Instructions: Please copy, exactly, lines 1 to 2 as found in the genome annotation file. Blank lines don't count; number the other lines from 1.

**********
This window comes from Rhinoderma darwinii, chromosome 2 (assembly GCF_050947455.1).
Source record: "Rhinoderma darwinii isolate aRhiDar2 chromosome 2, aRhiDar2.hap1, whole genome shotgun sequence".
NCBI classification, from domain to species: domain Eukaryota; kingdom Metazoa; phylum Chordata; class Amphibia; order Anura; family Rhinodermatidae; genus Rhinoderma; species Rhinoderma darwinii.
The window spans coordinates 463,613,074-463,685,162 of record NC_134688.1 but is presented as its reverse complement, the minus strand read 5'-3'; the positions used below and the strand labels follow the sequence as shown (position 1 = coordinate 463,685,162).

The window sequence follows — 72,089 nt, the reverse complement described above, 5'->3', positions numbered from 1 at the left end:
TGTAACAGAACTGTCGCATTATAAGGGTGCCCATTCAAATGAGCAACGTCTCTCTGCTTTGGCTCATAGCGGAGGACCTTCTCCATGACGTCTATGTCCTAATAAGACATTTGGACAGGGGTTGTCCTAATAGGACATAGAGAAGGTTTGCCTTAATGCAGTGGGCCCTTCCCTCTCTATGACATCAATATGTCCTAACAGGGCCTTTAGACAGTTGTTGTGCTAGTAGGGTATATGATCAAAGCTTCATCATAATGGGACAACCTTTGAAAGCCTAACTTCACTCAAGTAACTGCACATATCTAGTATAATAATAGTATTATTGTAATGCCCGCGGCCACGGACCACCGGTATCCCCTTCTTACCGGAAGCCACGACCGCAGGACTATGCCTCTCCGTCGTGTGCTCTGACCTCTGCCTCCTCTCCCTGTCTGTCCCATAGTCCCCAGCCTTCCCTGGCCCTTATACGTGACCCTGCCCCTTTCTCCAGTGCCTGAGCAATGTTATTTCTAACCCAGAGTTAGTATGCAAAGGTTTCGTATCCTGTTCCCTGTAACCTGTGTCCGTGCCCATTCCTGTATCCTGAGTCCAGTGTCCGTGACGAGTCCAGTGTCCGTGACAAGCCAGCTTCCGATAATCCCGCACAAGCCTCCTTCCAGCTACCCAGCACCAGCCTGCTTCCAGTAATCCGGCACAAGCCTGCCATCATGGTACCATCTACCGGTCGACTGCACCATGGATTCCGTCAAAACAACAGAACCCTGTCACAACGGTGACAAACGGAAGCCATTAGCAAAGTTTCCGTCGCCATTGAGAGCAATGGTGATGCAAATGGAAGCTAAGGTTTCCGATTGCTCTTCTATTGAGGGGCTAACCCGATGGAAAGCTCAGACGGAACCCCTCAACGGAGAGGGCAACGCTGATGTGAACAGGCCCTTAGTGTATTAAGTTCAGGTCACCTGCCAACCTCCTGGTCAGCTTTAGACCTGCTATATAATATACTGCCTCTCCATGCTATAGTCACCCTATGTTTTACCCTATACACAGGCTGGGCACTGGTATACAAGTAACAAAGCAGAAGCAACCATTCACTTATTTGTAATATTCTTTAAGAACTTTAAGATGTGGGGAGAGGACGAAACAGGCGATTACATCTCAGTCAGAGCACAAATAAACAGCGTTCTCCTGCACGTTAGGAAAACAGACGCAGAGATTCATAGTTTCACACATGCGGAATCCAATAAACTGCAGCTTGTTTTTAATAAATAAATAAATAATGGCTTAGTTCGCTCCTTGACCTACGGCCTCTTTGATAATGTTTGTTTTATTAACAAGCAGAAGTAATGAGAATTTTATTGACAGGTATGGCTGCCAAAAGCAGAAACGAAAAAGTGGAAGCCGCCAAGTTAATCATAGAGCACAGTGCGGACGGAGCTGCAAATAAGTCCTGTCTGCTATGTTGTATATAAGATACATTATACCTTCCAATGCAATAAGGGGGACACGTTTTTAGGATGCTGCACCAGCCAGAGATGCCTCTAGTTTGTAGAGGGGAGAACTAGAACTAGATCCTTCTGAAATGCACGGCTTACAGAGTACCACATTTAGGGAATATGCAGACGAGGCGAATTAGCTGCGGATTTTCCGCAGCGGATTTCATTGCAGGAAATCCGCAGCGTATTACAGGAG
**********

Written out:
This window comes from Rhinoderma darwinii, chromosome 2 (assembly GCF_050947455.1).
Source record: "Rhinoderma darwinii isolate aRhiDar2 chromosome 2, aRhiDar2.hap1, whole genome shotgun sequence".